Specs at a Glance: 2010 Kawasaki Concours 14
Seat Height: 32.1 inches
Fuel Capacity: 5.8 gallons
Weight: 670 pounds
Price: starts at $14,599
Who wants the Concours 14? With its combination of supersport power and high style, it’s the ultimate sport-touring bike for the experienced sportbike rider who wants to upgrade to long-distance comfort and occasional two-up travel. We think it’s priced right for all you get.
Specs at a Glance: 2010 Versys
Seat Height: 33.1 inches
Fuel Capacity: 5 gallons
Weight: 454 pounds
Price: starts at $7,599
Versatility and fun are this bike’s strengths. It shares the Ninja’s engine (tuned differently) so if you’re crossing over from sport riding you won’t feel deprived of the pep and maneuverability you’re used to. But its big fuel tank, upright positioning, and anti-vibration features make it worthy of even round-the-world touring.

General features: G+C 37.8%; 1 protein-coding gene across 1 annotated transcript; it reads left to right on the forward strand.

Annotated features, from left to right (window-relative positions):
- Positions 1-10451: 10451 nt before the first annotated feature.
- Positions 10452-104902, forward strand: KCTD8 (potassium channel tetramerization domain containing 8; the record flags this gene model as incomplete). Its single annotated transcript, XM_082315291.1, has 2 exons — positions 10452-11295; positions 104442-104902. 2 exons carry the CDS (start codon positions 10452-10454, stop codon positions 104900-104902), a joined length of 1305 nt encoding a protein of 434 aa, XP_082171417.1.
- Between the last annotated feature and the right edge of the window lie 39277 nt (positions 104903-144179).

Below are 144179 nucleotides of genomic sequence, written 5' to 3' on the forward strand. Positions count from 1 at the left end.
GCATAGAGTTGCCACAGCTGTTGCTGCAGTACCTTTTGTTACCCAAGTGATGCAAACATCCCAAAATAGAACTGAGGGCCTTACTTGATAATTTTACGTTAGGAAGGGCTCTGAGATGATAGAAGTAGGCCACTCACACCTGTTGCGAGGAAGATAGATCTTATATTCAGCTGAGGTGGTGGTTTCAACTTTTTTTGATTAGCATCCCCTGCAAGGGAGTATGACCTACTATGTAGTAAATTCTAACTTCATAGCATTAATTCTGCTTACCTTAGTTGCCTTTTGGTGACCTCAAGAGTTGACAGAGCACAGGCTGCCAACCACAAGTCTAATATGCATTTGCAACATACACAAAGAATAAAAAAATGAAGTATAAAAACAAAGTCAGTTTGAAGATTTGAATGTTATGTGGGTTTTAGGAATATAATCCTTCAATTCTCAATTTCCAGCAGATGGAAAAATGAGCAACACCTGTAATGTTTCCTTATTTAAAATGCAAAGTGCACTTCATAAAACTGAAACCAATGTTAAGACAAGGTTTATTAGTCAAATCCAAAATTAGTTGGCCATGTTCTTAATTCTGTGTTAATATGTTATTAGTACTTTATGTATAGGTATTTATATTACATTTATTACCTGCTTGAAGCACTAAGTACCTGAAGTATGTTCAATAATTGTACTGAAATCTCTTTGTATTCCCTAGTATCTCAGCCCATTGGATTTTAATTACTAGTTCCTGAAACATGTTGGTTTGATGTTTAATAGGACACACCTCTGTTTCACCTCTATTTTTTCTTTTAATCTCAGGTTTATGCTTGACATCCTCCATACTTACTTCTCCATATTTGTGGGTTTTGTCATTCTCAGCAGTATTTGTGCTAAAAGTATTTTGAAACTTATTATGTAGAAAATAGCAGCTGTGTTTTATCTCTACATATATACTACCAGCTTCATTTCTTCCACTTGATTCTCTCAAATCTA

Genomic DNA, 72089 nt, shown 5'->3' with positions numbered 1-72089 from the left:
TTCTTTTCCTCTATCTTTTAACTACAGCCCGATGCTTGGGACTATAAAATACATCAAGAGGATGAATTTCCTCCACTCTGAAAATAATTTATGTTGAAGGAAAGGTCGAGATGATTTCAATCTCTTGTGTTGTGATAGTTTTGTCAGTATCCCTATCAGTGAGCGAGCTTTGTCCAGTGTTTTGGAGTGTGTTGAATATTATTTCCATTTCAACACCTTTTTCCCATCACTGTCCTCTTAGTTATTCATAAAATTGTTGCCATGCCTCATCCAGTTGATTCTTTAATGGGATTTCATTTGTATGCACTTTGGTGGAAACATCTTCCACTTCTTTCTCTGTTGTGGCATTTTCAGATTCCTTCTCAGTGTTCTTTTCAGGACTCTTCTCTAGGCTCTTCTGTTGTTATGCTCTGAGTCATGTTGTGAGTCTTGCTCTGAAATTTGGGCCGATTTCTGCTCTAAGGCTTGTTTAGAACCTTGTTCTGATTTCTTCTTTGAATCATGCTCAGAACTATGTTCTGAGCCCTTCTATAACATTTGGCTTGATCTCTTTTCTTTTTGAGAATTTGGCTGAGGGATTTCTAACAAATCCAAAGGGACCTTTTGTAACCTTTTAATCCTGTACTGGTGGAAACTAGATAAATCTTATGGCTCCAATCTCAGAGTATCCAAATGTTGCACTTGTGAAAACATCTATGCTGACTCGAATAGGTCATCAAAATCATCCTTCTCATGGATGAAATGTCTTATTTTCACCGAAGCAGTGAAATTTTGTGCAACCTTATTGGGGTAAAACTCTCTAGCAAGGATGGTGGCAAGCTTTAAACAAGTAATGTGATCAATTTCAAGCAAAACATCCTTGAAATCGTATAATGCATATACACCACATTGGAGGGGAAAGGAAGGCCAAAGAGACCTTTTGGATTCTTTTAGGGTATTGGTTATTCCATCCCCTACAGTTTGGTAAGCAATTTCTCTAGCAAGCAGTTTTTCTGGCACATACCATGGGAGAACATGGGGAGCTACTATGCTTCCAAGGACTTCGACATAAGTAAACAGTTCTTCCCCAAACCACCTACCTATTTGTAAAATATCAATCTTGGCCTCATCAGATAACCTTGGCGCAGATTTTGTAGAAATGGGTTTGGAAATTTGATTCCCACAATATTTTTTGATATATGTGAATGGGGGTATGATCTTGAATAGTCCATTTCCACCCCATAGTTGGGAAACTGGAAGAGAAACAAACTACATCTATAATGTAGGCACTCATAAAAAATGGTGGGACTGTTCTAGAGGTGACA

Specs at a Glance: 2010 KLR650
Seat Height: 35 inches
Fuel Capacity: 5.8 gallons
Weight: 432 pounds
Price: starts at $5,999
The ultimate adventure dual-sport touring motorcycle is also great for city curb-hopping and you can’t beat the price. Buy one and you’re an instant member of the large community that’s gathered around this bike. Start customizing!